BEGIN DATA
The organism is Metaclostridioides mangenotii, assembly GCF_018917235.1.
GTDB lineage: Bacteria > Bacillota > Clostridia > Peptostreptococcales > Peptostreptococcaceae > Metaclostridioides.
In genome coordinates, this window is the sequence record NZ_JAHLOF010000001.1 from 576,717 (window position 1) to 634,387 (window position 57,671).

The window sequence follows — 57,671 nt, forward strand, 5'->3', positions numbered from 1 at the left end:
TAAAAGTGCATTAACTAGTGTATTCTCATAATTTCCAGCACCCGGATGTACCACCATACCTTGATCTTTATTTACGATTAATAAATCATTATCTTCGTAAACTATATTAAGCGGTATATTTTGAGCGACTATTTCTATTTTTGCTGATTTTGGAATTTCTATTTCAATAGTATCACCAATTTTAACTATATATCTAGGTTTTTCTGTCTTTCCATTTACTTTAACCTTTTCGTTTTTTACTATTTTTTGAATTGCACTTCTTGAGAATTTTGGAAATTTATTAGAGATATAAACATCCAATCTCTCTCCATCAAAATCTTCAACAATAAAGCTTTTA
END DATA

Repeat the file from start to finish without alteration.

The organism is Metaclostridioides mangenotii, assembly GCF_018917235.1.
GTDB lineage: Bacteria > Bacillota > Clostridia > Peptostreptococcales > Peptostreptococcaceae > Metaclostridioides.
In genome coordinates, this window is the sequence record NZ_JAHLOF010000001.1 from 576,717 (window position 1) to 634,387 (window position 57,671).

The window sequence follows — 57,671 nt, forward strand, 5'->3', positions numbered from 1 at the left end:
TAAAAGTGCATTAACTAGTGTATTCTCATAATTTCCAGCACCCGGATGTACCACCATACCTTGATCTTTATTTACGATTAATAAATCATTATCTTCGTAAACTATATTAAGCGGTATATTTTGAGCGACTATTTCTATTTTTGCTGATTTTGGAATTTCTATTTCAATAGTATCACCAATTTTAACTATATATCTAGGTTTTTCTGTCTTTCCATTTACTTTAACCTTTTCGTTTTTTACTATTTTTTGAATTGCACTTCTTGAGAATTTTGGAAATTTATTAGAGATATAAACATCCAATCTCTCTCCATCAAAATCTTCAACAATAAAGCTTTTA